The rules have only two types of tests. Units in combat take morale tests to see how they respond. If they fail a test, they take a hit. 4 hits removes foot units, 3 removes horse and 2 removes artillery. The test is with 2D6 and is modified by how threatened the unit is, etc. Players do not roll to hit enemy. They just amass as many threats as they can to make it harder for the foe to pass morale tests. An unmodified score of 4 or less (1-6 odds) turns any attached general into a casualty, who is immediately replaced by an inferior (1-3) or ordinary (4-6) general. This test saw a rather high rate of general officers hors de combat. There is a negative modifier for not having another unit in rear support close by. An ordinary unit has 21 chances of 36 to pass a morale test, barring any modifiers other than troop quality. Take away support and the chances of passing are 15 of 36. This explains the double lines in the photos.


Any movement other than straight forward involves an action test, also 2D6. Do not try to do complicated stuff in front of the enemy. Odds are that you will fail and be hung out to dry. Trust me. Do the fancy footwork far away from the enemy.

Most of the action can be seen on the following photos. Units start deployed on a roll of 4-6, or in march columns and limbered on 1-3. The Austrian die roll noted they were aware of the advancing enemy.

A couple low action rolls impeded the French deployment.


Turn 4 the French artillery failed to deploy and everyone else marked time.

La Sarre advanced and took hits from Los Rios. The following is turn 6. I got a little confused while marking up the photos.

The French CO tried to get the Grenadiers to charge, yellling "En avant!" But through all the racket, they heard "bon vivant" and continued to trade fire with the Austrians.


The action was pretty fast, 7 units vs. 8 resolved in less than an hour, including photo time. I find the rules simple without being simplistic and give a good feel. Hanging out just out of musket range seemed kind of cheesy, but another failed morale test or two would have made that foolish.




Sunday, February 27, 2022

USCT: United States Colored Troops in the Civil War

After the Emancipation Proclamation was issued, regiments of Black troops were raised. The rank and file were northern freedmen and southerners who had first to escape from slavery, making their way to Union lines to enlist. They were not allowed to become officers. As far as I know, only one of the approximately 180,000 was commissioned, as a chaplain. To ensure that the Colored regiments had sufficient officers, white soldiers were given promotions to serve in the USCT. Some joined because they were abolitionists, some for the promotion and pay increase, and some for a combination of both. One unintended result was that most of the officers in the USCT were combat veterans and all had been in service for a while and knew how things should be done in a regiment.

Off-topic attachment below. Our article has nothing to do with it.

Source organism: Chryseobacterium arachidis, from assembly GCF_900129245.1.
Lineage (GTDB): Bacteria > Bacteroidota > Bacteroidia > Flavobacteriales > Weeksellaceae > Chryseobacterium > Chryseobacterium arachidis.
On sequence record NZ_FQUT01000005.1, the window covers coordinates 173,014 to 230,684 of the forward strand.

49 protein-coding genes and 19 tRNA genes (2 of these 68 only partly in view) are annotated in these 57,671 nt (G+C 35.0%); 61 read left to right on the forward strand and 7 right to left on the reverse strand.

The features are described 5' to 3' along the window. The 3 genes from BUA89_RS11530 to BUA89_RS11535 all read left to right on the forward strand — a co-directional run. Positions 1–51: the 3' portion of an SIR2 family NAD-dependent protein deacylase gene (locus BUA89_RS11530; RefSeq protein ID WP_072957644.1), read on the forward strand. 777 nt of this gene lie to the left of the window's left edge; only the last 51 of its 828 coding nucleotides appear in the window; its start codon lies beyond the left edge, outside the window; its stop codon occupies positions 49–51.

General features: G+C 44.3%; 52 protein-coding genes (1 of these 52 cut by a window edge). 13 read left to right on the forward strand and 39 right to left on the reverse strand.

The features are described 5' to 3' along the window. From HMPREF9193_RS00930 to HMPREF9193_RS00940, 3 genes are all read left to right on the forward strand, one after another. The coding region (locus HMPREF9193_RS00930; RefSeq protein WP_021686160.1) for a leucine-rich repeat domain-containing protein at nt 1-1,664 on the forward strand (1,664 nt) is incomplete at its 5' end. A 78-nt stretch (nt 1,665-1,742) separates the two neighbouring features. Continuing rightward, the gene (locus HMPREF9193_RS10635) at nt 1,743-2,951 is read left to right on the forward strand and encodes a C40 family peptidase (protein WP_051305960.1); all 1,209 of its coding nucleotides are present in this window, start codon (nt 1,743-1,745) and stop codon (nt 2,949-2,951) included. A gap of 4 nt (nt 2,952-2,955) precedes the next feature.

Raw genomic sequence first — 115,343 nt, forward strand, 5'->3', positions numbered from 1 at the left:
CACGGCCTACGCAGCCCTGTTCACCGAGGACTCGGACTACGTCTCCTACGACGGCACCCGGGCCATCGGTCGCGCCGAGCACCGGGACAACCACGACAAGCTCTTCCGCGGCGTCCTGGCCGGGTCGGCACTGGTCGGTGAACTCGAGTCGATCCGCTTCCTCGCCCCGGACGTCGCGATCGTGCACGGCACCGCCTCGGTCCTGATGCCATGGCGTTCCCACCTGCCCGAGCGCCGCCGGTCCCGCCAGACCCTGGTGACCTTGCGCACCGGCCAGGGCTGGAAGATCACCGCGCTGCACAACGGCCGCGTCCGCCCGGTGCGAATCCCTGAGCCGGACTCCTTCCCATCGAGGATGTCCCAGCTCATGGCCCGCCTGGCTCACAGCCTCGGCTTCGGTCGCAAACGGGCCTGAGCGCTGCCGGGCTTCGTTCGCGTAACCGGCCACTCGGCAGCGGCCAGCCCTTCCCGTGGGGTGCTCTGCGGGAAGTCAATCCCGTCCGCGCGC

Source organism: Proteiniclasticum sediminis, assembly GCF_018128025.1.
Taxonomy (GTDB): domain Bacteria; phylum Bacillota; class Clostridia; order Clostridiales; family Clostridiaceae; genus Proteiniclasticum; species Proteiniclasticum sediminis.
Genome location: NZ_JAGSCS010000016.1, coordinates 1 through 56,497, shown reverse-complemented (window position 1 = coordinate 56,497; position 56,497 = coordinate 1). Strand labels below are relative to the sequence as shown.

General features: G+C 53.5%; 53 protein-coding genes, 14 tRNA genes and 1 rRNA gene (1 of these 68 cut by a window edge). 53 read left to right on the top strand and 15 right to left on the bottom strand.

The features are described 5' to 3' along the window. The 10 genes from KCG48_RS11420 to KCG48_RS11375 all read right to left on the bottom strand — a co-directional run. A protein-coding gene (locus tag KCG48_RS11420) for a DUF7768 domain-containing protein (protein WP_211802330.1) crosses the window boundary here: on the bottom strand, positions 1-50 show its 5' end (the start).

The Black regiments started off with a burden. Many whites thought they would not be any good as soldiers. Any sign of hesitancy would be taken as proof of this. “If slaves will make good soldiers, our whole theory of slavery is wrong” said Howell Cobb, a founding member of the Confederacy who had also served as a Confederate general.

Many of the white volunteer regiments in the Civil War were green when first raised, unacquainted with the realities of combat, from top to bottom. But they didn’t carry the reputation of their race into battle. The 53rd Ohio failed in spectacular fashion at the battle of Shiloh in April 1862. Bullets whizzed through the trees. Colonel Appler, recently a well-to-do civilian and in his first fight, cried out “save yourselves” and rode to the rear. Most of the regiment heeded his words and took off. The three companies that didn’t hear him fell back when they found themselves facing the enemy alone. Appler later found a fallen tree to lay behind, moaning in fear. When one of his officers suggested taking the troops still around the colors back into the fight, Appler mounted his horse, cried "save yourselves" again and fled to the Tennessee River, as did many of his troops. He was later cashiered in disgrace. The 53rd Ohio was declared cowards and the “shame of Shiloh”, along with the 77th Ohio who also bolted early. Both regiments later improved their performance (a low bar) under more competent leadership. Other regiments on both sides would be found wanting, though the egregious failure of the 53rd heads the list. While the two regiments were discgraced, no one said this proved white men could not make good soldiers.


USCT regiments went into battle with that burden added to those that all green troops faced. They had strong motivation to fight the “slave power” (as many Unionists termed the Confederacy) and most of their officers had “seen the elephant” (Civil War slang for experiencing combat). Seasoned officers gave the green USCT regiments an advantage over the other green units. No Black regiment gave ground without first taking hard knocks. None questioned their valor after they went into combat, whether at Milliken Bend, Fort Wagner or Baton Rouge, all in 1863. They had additional burdens. If captured, they often faced summary execution, or, at best, return to slavery. If a Black regiment had behaved in any way like the 53rd Ohio, it would have been taken as "proof" of the inferiority of African Americans.


Many USCT regiments had the misfortune of serving under less than impressive higher command. Benjamin Butler, an adroit politician who respected his African-American troops, was deficient in the military skill department. Also deficient were Ambrose Burnside (Battle of the Crater 1864), Truman Seymour (Battle of Olustee 1864) and others. It must be said that many white troops also suffered under sub-prime generalship. But the 180,000 USCT troops fought valiantly. Any failings were at a higher level. They made an important contribution to the final Union victory.


Sergeant William Carney, 54th Massachusetts, and his Medal of Honor awarded 37 years after being badly wounded carrying the National colors  to and from the parapet during the assault on Fort Wagner.